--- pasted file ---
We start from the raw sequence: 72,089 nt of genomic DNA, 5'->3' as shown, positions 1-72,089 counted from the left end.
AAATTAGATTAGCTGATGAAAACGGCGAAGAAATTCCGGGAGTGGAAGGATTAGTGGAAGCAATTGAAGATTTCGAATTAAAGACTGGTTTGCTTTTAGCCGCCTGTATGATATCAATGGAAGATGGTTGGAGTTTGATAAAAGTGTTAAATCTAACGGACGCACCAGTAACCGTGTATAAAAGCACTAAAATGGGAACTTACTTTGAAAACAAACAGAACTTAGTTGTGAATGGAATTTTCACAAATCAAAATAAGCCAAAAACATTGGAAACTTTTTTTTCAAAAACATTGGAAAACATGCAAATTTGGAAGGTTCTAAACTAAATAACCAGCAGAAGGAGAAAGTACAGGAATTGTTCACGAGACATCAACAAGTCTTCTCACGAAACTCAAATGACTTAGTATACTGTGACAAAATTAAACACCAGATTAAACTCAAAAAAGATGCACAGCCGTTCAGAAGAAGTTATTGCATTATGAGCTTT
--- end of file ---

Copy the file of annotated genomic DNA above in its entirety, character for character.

We start from the raw sequence: 72,089 nt of genomic DNA, 5'->3' as shown, positions 1-72,089 counted from the left end.
AAATTAGATTAGCTGATGAAAACGGCGAAGAAATTCCGGGAGTGGAAGGATTAGTGGAAGCAATTGAAGATTTCGAATTAAAGACTGGTTTGCTTTTAGCCGCCTGTATGATATCAATGGAAGATGGTTGGAGTTTGATAAAAGTGTTAAATCTAACGGACGCACCAGTAACCGTGTATAAAAGCACTAAAATGGGAACTTACTTTGAAAACAAACAGAACTTAGTTGTGAATGGAATTTTCACAAATCAAAATAAGCCAAAAACATTGGAAACTTTTTTTTCAAAAACATTGGAAAACATGCAAATTTGGAAGGTTCTAAACTAAATAACCAGCAGAAGGAGAAAGTACAGGAATTGTTCACGAGACATCAACAAGTCTTCTCACGAAACTCAAATGACTTAGTATACTGTGACAAAATTAAACACCAGATTAAACTCAAAAAAGATGCACAGCCGTTCAGAAGAAGTTATTGCATTATGAGCTTT